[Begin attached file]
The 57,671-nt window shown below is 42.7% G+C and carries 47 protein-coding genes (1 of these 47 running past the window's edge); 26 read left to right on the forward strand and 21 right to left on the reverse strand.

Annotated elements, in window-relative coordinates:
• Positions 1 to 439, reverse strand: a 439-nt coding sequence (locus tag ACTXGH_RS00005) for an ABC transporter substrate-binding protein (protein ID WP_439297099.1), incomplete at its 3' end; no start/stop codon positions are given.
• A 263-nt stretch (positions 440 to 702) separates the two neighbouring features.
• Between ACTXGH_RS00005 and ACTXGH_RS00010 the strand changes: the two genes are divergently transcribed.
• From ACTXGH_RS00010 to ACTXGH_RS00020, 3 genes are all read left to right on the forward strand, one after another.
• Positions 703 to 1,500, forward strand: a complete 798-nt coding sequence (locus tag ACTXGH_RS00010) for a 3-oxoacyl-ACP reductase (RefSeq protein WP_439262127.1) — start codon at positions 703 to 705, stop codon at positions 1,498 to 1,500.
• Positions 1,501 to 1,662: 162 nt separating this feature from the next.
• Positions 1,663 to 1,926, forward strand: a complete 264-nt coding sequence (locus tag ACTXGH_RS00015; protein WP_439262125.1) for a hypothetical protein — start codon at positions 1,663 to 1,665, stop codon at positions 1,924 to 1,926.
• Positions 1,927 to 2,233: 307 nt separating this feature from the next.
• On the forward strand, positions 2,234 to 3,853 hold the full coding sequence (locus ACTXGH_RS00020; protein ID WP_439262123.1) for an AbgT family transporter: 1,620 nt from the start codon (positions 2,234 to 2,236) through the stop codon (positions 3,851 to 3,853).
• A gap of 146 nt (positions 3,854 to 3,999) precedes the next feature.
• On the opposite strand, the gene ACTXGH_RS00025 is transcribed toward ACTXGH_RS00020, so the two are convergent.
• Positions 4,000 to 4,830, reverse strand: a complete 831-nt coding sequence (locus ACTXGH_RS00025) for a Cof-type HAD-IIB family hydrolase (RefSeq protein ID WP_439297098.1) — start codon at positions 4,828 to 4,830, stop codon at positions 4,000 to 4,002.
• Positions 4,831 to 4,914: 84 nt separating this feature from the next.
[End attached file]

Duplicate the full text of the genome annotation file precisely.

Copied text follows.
The 57,671-nt window shown below is 42.7% G+C and carries 47 protein-coding genes (1 of these 47 running past the window's edge); 26 read left to right on the forward strand and 21 right to left on the reverse strand.

Annotated elements, in window-relative coordinates:
• Positions 1 to 439, reverse strand: a 439-nt coding sequence (locus tag ACTXGH_RS00005) for an ABC transporter substrate-binding protein (protein ID WP_439297099.1), incomplete at its 3' end; no start/stop codon positions are given.
• A 263-nt stretch (positions 440 to 702) separates the two neighbouring features.
• Between ACTXGH_RS00005 and ACTXGH_RS00010 the strand changes: the two genes are divergently transcribed.
• From ACTXGH_RS00010 to ACTXGH_RS00020, 3 genes are all read left to right on the forward strand, one after another.
• Positions 703 to 1,500, forward strand: a complete 798-nt coding sequence (locus tag ACTXGH_RS00010) for a 3-oxoacyl-ACP reductase (RefSeq protein WP_439262127.1) — start codon at positions 703 to 705, stop codon at positions 1,498 to 1,500.
• Positions 1,501 to 1,662: 162 nt separating this feature from the next.
• Positions 1,663 to 1,926, forward strand: a complete 264-nt coding sequence (locus tag ACTXGH_RS00015; protein WP_439262125.1) for a hypothetical protein — start codon at positions 1,663 to 1,665, stop codon at positions 1,924 to 1,926.
• Positions 1,927 to 2,233: 307 nt separating this feature from the next.
• On the forward strand, positions 2,234 to 3,853 hold the full coding sequence (locus ACTXGH_RS00020; protein ID WP_439262123.1) for an AbgT family transporter: 1,620 nt from the start codon (positions 2,234 to 2,236) through the stop codon (positions 3,851 to 3,853).
• A gap of 146 nt (positions 3,854 to 3,999) precedes the next feature.
• On the opposite strand, the gene ACTXGH_RS00025 is transcribed toward ACTXGH_RS00020, so the two are convergent.
• Positions 4,000 to 4,830, reverse strand: a complete 831-nt coding sequence (locus ACTXGH_RS00025) for a Cof-type HAD-IIB family hydrolase (RefSeq protein ID WP_439297098.1) — start codon at positions 4,828 to 4,830, stop codon at positions 4,000 to 4,002.
• Positions 4,831 to 4,914: 84 nt separating this feature from the next.